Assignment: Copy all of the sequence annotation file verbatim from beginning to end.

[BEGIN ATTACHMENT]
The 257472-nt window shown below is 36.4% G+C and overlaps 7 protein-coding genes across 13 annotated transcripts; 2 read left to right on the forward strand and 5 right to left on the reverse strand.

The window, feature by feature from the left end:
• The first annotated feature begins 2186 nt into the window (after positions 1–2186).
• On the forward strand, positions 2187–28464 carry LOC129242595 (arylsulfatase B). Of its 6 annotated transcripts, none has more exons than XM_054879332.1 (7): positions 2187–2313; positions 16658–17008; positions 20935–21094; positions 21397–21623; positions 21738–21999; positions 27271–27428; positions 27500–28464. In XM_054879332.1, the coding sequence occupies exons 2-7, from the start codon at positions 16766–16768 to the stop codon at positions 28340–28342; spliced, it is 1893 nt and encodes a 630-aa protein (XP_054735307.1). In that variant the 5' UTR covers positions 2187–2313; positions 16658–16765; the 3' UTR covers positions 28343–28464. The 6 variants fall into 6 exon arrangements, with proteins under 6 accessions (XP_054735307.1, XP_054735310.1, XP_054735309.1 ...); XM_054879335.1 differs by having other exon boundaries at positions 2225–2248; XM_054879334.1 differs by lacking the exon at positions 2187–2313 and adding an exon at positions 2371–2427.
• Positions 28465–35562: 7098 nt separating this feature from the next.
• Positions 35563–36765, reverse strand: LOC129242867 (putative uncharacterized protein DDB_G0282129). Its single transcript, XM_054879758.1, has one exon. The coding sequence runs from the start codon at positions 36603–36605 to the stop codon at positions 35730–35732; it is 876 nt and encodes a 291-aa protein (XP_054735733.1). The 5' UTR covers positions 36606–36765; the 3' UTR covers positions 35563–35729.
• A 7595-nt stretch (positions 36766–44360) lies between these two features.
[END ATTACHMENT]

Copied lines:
The 257472-nt window shown below is 36.4% G+C and overlaps 7 protein-coding genes across 13 annotated transcripts; 2 read left to right on the forward strand and 5 right to left on the reverse strand.

The window, feature by feature from the left end:
• The first annotated feature begins 2186 nt into the window (after positions 1–2186).
• On the forward strand, positions 2187–28464 carry LOC129242595 (arylsulfatase B). Of its 6 annotated transcripts, none has more exons than XM_054879332.1 (7): positions 2187–2313; positions 16658–17008; positions 20935–21094; positions 21397–21623; positions 21738–21999; positions 27271–27428; positions 27500–28464. In XM_054879332.1, the coding sequence occupies exons 2-7, from the start codon at positions 16766–16768 to the stop codon at positions 28340–28342; spliced, it is 1893 nt and encodes a 630-aa protein (XP_054735307.1). In that variant the 5' UTR covers positions 2187–2313; positions 16658–16765; the 3' UTR covers positions 28343–28464. The 6 variants fall into 6 exon arrangements, with proteins under 6 accessions (XP_054735307.1, XP_054735310.1, XP_054735309.1 ...); XM_054879335.1 differs by having other exon boundaries at positions 2225–2248; XM_054879334.1 differs by lacking the exon at positions 2187–2313 and adding an exon at positions 2371–2427.
• Positions 28465–35562: 7098 nt separating this feature from the next.
• Positions 35563–36765, reverse strand: LOC129242867 (putative uncharacterized protein DDB_G0282129). Its single transcript, XM_054879758.1, has one exon. The coding sequence runs from the start codon at positions 36603–36605 to the stop codon at positions 35730–35732; it is 876 nt and encodes a 291-aa protein (XP_054735733.1). The 5' UTR covers positions 36606–36765; the 3' UTR covers positions 35563–35729.
• A 7595-nt stretch (positions 36766–44360) lies between these two features.